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The Urban Spaceman

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Jimmy Rabbit <<proper nouns should be capitalised—if Jimmy Rabbit isn't so much a name as a description, it would make more sense to me to have it as "Jimmy the rabbit">>, with suave hair and kind eyes that killed, broad shoulders which made girls go still, but one weakness unremedied with <<neither>> charm nor wit: a gut and fleshy pair of tits. He flirted and cavorted with damsels of the brush, telling jokes which made them laugh, sang songs which made them cry, until they felt what hid beneath his leafy vest. After they cupped a squish, they took flight across the forest floor, excuses trailing behind in the breeze: a dead grandmother, a dentist’s appointment, incurable disease.

Jimmy rabbit kicked the dirt, shedding a tear. Knocking on home’s door, he said, “Mom always understands, Mom <<proper noun>> is always here.” He sobbed, sniffed, asking, “I’m gifted, kind, smart. Why do my advances - these romantic dances - fall apart?”

In her lap, his mother stroked his hair. “The animal kingdom is cruel. It decrees that weak mingle with weak, strong with strong, pretty with pretty. Find a girl who matches your curve, and think beyond what you ‘deserve.’ ”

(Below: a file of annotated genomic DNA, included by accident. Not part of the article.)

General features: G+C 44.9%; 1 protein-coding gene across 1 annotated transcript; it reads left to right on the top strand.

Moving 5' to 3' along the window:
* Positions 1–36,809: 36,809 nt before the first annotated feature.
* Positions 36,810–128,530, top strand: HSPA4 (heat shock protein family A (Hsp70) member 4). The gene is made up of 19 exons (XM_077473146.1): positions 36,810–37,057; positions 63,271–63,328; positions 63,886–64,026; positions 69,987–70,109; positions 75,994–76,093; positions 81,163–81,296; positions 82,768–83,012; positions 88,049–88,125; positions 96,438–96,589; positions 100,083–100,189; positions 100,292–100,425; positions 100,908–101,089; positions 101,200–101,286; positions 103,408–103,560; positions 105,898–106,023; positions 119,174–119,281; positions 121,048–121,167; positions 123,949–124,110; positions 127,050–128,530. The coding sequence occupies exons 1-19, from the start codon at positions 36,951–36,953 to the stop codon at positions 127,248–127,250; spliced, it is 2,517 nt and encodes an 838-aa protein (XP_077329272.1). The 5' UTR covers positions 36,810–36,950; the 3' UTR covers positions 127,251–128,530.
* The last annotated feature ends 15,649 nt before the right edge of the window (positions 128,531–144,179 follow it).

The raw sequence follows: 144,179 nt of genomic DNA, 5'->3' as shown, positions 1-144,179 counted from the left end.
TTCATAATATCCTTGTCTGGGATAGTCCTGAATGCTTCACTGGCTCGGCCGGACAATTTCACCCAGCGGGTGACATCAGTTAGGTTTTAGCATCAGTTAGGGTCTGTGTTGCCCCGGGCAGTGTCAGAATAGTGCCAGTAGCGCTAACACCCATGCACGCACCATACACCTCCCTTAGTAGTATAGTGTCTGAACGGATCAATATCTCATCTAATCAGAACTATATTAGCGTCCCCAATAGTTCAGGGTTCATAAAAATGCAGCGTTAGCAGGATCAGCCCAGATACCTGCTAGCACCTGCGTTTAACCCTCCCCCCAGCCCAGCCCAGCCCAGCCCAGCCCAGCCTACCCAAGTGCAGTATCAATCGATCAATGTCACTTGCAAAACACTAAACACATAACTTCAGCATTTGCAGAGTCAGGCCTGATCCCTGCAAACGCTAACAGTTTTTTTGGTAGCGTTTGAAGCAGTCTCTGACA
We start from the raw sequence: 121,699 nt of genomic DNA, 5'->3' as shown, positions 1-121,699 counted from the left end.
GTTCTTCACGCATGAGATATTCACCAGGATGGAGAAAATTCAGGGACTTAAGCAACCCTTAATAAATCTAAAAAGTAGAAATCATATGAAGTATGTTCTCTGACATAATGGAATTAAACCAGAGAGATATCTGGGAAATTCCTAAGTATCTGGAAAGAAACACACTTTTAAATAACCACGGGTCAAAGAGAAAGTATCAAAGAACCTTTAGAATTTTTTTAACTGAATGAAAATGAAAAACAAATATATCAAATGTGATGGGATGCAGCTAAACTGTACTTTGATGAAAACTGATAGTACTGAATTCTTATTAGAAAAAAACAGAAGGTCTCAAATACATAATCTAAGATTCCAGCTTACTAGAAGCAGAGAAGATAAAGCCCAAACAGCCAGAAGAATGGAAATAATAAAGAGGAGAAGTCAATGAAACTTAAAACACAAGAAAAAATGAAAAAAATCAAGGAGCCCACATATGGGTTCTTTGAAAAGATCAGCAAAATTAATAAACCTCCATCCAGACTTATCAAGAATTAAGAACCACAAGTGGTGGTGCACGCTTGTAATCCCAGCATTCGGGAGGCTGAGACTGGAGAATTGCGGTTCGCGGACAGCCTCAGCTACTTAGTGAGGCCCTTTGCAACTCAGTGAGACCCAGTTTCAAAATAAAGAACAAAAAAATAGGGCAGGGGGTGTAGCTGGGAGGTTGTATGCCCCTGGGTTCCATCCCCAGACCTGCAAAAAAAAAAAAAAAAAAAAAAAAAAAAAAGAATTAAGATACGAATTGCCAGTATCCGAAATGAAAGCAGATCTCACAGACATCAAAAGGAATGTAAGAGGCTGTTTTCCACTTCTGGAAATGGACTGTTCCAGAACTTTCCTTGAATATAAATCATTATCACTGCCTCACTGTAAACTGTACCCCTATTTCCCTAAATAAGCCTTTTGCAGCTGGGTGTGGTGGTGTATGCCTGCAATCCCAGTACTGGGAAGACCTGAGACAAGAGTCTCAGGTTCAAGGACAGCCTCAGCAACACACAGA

Jimmy rabbit poured a strong drink. “But I’m young. What’s the point if I can’t have someone who’s fun to touch? Is a little flesh with my love asking too much?”

“Choosiness is the curse of youth and time is ticking fast; that’s the truth. We fear dying alone because many do, and lasting love is rare.”


***​


Jimmy rabbit slumped into his wheelchair and rolled from room 109. In the lounge he spilled his applesauce, <<comma splice>> to ogle his rabbit nurse’s behind. He didn’t mind that she was big, but for him it was much too late. His heart beat fast at the view, eye twitching amid a stroke; the nurse held his hand tight and before the dying of the light, he spoke, “I love you.”

She didn’t say it back.

I quite liked it, it has a very parable feel about it.
 

Ed_in_Bed

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A little late to the party, but for what it's worth I quite liked it. The rhyming didn't bug me at all. The 'dying of the light' bit sounds like a Dylan Thomas rip off though - far too famous a phrase to use in poetry or prose (unless it's parody or something). Other than that little quibble, I thought it was well done.
 

suziquaif

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I really like this, its bitter sweet and made me smile. Mixing reality with imagination is clever and makes the piece feel grounded. Technically it could be polished, but when did anything ever written come out perfectly shiny first time round.

It's a style that I've played with before and on the same subject. Relationships and love, things that have heart and are borne out of sorrow and passion, seem to lend themselves to ryhming prose. Maybe because it mimicks a heartbeat, or emotive text needs more than just grammatical correctness and more freedom than the limitations of poetry. I released my rhyming prose on an unsuspecting world in the past and got a rabbit in the headlights response to it. I surmised that people look at and see echoes of Shakespeare. Shakespeare = you need to be clever to understand it. Or maybe just because its a deprture from the norm.

Maybe you could start up a 'it's not Shakespeare' society. I would join in a hearbeat. :)